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Insurance Case Digest:The Insular Life Assurance Co. Ltd. v. Ebrado (1977)

G.R. No. L-44059 October 28, 1977
Lessons Applicable: 

  • Art. 2011 Civil Code (Insurance)
  • Invalid Designation (Insurance)

  • September 1, 1968: Buenaventura Cristor Ebrado was issued by The Insular Life Assurance Co., Ltd., Policy on a whole-life for P5,882.00 with a, rider for Accidental Death and designated Carponia T. Ebrado as the revocable beneficiary in his policy
  • October 21, 1969: Buenaventura was hit by a falling branch and died. 
  • Carponia filed a claim as the designated beneficiary, although she admits that they were merely living as husband and wife without the benefit of marriage
  • Pascuala Vda. de Ebrado also filed her claim as the widow of the deceased insured
  • In doubt as to whom the insurance proceeds shall be paid, the insurer, The Insular Life Assurance Co., Ltd. commenced an action for Interpleader bef. the CFI
  • CFI: Carponia was disqualified because of adultery
  • CA: affirmed CFI decision
ISSUE: W/N Carponia is disqualified for violating the Civil Code which supplements the silent Insurance Code.

HELD: YES. CA affirmed. 

Civil Code
Art. 2011
Art. 2011. The contract of insurance is governed by special laws. Matters not expressly provided for in such special laws shall be regulated by this Code.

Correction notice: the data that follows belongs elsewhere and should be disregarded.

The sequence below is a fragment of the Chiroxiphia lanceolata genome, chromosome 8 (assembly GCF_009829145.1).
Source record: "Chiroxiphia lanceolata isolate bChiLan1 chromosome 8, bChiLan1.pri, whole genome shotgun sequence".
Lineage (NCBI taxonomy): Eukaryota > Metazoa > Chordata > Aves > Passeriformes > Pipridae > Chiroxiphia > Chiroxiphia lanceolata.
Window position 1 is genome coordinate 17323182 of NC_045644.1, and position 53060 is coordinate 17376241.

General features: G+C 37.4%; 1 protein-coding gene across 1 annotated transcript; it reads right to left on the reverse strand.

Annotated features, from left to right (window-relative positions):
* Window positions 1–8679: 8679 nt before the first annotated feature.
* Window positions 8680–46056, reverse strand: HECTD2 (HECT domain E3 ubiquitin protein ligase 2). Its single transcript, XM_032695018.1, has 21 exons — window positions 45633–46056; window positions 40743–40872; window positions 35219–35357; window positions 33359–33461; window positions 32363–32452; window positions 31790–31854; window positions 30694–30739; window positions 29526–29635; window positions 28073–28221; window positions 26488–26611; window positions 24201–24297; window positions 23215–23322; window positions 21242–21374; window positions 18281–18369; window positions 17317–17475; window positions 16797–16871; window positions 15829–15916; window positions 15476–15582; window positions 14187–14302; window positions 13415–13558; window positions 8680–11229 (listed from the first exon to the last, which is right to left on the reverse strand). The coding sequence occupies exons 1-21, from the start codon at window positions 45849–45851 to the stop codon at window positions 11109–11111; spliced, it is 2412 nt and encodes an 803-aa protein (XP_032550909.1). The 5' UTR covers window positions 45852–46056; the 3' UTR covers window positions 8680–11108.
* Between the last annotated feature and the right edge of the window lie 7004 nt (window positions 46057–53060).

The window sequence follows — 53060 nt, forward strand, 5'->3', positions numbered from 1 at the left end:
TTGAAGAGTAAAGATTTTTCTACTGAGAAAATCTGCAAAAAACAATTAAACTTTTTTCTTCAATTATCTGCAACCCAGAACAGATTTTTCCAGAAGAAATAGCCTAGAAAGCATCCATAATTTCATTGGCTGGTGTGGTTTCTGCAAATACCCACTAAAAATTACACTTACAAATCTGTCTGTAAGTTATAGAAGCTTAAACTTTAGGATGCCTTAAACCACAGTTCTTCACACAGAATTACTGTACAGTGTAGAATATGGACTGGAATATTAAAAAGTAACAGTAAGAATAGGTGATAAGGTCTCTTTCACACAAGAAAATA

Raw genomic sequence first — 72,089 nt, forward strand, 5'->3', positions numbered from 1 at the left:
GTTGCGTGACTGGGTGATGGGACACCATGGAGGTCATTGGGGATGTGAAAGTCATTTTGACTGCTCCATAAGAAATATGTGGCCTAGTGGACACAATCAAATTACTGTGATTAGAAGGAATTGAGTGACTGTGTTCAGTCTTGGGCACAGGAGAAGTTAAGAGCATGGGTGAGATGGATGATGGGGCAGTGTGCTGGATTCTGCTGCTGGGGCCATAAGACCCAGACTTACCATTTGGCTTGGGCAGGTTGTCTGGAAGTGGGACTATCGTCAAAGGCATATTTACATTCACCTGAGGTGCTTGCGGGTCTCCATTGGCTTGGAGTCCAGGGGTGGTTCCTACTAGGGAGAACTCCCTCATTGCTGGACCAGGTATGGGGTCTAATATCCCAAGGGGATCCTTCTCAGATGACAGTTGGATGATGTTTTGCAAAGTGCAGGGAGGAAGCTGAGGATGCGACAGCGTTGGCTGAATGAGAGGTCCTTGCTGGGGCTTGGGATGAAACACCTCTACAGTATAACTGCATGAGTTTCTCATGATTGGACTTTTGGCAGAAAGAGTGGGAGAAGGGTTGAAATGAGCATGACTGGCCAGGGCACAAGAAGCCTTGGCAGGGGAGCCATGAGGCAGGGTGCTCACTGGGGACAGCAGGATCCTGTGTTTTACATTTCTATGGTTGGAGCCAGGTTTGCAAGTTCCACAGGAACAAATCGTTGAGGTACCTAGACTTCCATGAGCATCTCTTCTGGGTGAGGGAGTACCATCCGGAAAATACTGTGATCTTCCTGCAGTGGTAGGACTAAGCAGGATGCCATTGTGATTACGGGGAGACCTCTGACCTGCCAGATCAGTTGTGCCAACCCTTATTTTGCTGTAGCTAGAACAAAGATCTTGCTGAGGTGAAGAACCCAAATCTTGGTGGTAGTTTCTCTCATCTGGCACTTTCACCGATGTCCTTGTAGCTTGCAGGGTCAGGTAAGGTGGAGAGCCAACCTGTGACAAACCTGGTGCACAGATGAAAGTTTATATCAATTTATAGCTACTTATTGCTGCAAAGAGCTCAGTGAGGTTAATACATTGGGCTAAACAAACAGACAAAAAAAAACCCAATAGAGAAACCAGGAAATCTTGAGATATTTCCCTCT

Art. 2012
Art. 2012. Any person who is forbidden from receiving any donation under Article 739 cannot be named beneficiary of a life insurance policy by the person who cannot make any donation to him, according to said article.
Art. 739
Art. 739. The following donations shall be void:

(1) Those made between persons who were guilty of adultery or concubinage at the time of the donation;
(2) Those made between persons found guilty of the same criminal offense, in consideration thereof;
(3) Those made to a public officer or his wife, descedants and ascendants, by reason of his office.

In the case referred to in No. 1, the action for declaration of nullity may be brought by the spouse of the donor or donee; and the guilt of the donor and donee may be proved by preponderance of evidence in the same action. 
  • Common-law spouses are, definitely, barred from receiving donations from each other
  • In essence, a life insurance policy is no different from a civil donation insofar as the beneficiary is concerned. Both are founded upon the same consideration: liberality. A beneficiary is like a donee, because from the premiums of the policy which the insured pays out of liberality, the beneficiary will receive the proceeds or profits of said insurance. As a consequence, the proscription in Article 739 of the new Civil Code should equally operate in life insurance contracts.
  • We do not think that a conviction for adultery or concubinage is exacted before the disabilities mentioned in Article 739 may effectuate.
  • requisite proof of common-law relationship between the insured and the beneficiary has been conveniently supplied by the stipulations between the parties in the pre-trial conference of the case